The electron has only 0.0005 the mass of the proton.
The change of potential energy experienced by an
electron moving from a place
where the potential has a value of V to a place where it has a value of
(V+1 volt). This is a convenient energy unit when dealing with the motions of
electrons and ions in electric fields; the unit is also the one used to
describe the energy of X-rays and gamma rays. A keV (or
kiloelectron volt) is equal to 1000 electron volts. An MeV is
equal to one million electron volts. A GeV is equal to one billion
(109) electron volts. A TeV is equal to a million million
(1012) electron volts.
The fundamental kinds of atoms that make up the building blocks of matter,
which are each shown on the periodic table of the elements. The most abundant
elements in the universe are hydrogen and helium. These two elements make up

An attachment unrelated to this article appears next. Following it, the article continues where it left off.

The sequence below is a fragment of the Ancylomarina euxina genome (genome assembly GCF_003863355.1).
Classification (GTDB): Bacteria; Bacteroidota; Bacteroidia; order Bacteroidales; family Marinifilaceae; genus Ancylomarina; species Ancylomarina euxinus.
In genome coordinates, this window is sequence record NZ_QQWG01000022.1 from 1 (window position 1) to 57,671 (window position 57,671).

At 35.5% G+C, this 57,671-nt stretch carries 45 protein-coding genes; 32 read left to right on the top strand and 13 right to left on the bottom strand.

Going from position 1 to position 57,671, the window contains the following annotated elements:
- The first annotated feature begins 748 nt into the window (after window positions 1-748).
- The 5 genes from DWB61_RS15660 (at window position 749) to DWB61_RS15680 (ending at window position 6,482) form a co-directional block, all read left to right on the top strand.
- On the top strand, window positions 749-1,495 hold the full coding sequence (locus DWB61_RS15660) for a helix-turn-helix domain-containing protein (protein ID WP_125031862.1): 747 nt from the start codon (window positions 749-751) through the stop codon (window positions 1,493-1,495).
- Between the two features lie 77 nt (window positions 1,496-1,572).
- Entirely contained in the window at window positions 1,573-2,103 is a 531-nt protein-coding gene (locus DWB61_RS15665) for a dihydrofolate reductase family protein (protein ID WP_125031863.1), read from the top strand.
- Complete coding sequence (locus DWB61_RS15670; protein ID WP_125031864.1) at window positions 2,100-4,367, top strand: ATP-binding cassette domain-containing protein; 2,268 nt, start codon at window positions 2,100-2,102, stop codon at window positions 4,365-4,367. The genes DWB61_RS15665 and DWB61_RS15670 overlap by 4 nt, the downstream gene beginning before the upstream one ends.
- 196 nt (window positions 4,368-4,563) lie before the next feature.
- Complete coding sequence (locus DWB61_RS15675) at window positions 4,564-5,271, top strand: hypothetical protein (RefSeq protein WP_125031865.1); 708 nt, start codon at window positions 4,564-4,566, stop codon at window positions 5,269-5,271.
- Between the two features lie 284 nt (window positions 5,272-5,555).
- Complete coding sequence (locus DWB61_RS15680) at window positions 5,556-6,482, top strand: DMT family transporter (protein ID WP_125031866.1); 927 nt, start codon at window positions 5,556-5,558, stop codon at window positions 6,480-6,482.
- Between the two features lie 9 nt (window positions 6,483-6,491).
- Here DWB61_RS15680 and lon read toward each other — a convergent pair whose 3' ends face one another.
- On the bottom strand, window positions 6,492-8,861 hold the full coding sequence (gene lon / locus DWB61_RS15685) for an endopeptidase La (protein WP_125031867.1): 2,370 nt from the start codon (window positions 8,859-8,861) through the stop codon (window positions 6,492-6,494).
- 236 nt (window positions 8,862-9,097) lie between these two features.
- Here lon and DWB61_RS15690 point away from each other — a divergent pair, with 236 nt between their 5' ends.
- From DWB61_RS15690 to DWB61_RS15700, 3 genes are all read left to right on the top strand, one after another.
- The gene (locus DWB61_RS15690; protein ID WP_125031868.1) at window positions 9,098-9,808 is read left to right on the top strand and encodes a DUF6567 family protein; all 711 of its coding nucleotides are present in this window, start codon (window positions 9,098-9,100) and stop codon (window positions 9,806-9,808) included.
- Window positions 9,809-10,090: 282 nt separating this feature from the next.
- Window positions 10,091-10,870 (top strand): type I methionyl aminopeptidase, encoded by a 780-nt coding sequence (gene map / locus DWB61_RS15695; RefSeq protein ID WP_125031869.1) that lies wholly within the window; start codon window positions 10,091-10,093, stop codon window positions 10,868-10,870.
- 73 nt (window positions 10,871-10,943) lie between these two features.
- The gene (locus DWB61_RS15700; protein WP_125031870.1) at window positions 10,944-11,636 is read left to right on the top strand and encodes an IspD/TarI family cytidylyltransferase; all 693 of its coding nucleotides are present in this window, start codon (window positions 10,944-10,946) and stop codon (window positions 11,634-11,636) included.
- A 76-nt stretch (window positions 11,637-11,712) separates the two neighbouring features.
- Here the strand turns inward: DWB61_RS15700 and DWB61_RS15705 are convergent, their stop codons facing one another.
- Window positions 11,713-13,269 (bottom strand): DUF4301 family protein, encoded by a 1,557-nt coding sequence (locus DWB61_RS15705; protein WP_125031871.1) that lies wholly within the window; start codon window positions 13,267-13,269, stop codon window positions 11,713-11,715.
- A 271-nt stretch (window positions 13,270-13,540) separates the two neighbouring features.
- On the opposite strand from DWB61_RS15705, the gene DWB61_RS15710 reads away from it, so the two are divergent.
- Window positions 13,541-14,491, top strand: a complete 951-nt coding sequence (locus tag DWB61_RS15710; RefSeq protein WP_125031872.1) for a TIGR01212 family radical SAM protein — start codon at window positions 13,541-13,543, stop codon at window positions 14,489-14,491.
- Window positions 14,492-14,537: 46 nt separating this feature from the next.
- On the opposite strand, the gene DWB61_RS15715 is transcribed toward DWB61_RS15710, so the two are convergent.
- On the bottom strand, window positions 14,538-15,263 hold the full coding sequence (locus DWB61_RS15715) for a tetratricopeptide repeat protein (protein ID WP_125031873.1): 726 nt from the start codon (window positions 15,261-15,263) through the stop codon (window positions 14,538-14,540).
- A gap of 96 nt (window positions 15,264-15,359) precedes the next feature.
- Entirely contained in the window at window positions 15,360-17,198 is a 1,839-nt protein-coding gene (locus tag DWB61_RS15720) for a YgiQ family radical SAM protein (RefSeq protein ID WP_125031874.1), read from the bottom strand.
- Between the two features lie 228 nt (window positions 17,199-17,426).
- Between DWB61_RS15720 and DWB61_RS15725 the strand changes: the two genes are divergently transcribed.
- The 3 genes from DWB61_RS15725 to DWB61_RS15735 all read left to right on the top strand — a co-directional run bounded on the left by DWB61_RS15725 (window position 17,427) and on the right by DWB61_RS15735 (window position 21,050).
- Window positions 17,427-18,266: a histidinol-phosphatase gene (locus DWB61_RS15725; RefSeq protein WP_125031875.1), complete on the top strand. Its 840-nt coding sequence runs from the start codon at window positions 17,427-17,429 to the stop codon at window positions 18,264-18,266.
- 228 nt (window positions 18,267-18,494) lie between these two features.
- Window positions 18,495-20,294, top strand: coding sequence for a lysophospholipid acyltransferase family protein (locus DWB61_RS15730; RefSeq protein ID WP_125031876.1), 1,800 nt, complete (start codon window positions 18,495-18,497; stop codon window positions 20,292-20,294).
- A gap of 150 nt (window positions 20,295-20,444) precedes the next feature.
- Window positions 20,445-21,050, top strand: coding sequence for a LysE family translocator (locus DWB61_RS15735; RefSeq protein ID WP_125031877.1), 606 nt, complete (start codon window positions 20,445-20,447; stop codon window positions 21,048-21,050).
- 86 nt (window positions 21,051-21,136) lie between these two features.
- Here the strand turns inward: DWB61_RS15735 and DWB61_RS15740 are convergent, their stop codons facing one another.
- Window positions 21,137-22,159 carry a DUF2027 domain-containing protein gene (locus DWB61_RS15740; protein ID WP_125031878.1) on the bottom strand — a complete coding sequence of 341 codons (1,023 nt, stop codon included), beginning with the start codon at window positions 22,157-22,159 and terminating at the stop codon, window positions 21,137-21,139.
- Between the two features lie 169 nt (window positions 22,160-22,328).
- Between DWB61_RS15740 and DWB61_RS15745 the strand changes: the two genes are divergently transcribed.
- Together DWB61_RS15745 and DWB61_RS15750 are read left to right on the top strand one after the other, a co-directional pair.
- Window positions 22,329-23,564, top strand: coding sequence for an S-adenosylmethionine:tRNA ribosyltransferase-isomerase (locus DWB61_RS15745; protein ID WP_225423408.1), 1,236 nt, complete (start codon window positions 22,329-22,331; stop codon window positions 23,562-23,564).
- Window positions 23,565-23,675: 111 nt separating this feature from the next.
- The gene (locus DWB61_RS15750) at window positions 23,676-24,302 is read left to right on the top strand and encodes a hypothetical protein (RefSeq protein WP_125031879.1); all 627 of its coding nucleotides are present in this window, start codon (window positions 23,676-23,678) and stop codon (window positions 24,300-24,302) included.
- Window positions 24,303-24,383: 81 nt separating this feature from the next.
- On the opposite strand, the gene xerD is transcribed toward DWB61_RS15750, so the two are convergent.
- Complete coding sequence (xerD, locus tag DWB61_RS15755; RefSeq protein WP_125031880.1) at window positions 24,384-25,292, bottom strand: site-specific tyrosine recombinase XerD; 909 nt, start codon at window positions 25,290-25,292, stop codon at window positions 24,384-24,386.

about 80and 20 % of all the matter in the universe respectively. Despite
comprising only a very small fraction the universe, the remaining
heavy elements can greatly influence astronomical phenomena. About
2 % of the Milky Way's disk is comprised of heavy elements.
Oval. That the orbits of the planets are ellipses, not circles, was first
discovered by Johannes Johannes Kepler the careful observations by Tycho Brahe
A form of the metric unit for power. It is equal to 10-10
kilowatts (see scientific notation).
The distance from a black hole within which nothing can escape. In
addition, nothing can prevent a particle from hitting the singularity
in a very short amount of proper time once it has entered the
horizon. In this sense, the event horizon is a "point of no
return". See Schwarzschild
A star near the end of its lifetime when most of its fuel has been used up.
This period of the star's life is characterized by loss of mass from its
surface in the form of a stellar wind.
European Space Agency's X-ray Observatory
Outside of, or beyond, our own galaxy.
Fast Fourier Transformation (FFT)
A Fourier Transform is the mathematical operation that takes measurements